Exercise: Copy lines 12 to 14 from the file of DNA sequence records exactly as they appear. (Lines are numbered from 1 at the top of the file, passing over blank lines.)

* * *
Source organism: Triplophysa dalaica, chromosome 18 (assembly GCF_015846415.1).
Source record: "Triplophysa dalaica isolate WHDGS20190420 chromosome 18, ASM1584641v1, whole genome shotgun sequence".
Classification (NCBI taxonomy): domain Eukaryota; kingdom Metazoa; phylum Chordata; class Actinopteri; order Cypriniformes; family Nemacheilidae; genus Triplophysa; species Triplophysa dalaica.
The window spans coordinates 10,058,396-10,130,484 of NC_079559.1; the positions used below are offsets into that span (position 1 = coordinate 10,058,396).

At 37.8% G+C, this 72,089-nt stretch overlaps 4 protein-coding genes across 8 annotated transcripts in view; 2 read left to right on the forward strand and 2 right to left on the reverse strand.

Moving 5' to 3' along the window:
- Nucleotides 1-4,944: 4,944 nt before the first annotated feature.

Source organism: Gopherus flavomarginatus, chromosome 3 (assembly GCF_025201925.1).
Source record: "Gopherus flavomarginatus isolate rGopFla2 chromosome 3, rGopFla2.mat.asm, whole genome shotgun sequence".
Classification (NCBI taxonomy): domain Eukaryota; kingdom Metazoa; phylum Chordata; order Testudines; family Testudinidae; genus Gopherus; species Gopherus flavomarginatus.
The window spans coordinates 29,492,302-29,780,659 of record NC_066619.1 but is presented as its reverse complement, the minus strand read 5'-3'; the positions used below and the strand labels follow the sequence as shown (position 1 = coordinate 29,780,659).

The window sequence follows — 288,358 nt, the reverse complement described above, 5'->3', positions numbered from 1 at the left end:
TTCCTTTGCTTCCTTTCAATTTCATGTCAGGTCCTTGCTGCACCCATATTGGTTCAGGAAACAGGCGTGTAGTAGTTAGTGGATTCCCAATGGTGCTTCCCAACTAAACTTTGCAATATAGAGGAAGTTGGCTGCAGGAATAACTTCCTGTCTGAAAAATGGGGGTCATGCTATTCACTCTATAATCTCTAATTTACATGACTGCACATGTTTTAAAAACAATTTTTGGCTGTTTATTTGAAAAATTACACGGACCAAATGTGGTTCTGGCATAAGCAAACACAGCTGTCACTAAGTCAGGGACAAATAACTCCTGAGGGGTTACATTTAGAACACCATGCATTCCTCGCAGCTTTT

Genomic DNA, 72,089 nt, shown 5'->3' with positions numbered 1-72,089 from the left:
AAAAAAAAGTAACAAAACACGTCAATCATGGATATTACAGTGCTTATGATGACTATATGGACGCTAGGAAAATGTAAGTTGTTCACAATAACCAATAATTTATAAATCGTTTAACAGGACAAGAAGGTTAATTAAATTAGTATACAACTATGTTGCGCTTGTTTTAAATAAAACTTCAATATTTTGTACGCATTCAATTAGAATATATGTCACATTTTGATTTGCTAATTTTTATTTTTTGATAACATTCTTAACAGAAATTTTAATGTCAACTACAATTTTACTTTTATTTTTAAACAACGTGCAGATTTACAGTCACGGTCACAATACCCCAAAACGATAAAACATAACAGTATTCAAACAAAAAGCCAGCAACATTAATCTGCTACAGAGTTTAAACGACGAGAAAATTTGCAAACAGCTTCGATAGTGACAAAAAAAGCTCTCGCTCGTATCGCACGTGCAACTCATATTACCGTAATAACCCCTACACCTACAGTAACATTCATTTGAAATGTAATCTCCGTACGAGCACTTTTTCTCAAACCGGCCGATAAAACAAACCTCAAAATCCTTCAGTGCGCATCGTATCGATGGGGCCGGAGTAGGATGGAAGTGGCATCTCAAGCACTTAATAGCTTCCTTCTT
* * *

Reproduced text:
The window sequence follows — 288,358 nt, the reverse complement described above, 5'->3', positions numbered from 1 at the left end:
TTCCTTTGCTTCCTTTCAATTTCATGTCAGGTCCTTGCTGCACCCATATTGGTTCAGGAAACAGGCGTGTAGTAGTTAGTGGATTCCCAATGGTGCTTCCCAACTAAACTTTGCAATATAGAGGAAGTTGGCTGCAGGAATAACTTCCTGTCTGAAAAATGGGGGTCATGCTATTCACTCTATAATCTCTAATTTACATGACTGCACATGTTTTAAAAACAATTTTTGGCTGTTTATTTGAAAAATTACACGGACCAAATGTGGTTCTGGCATAAGCAAACACAGCTGTCACTAAGTCAGGGACAAATAACTCCTGAGGGGTTACATTTAGAACACCATGCATTCCTCGCAGCTTTT

Genomic DNA, 72,089 nt, shown 5'->3' with positions numbered 1-72,089 from the left: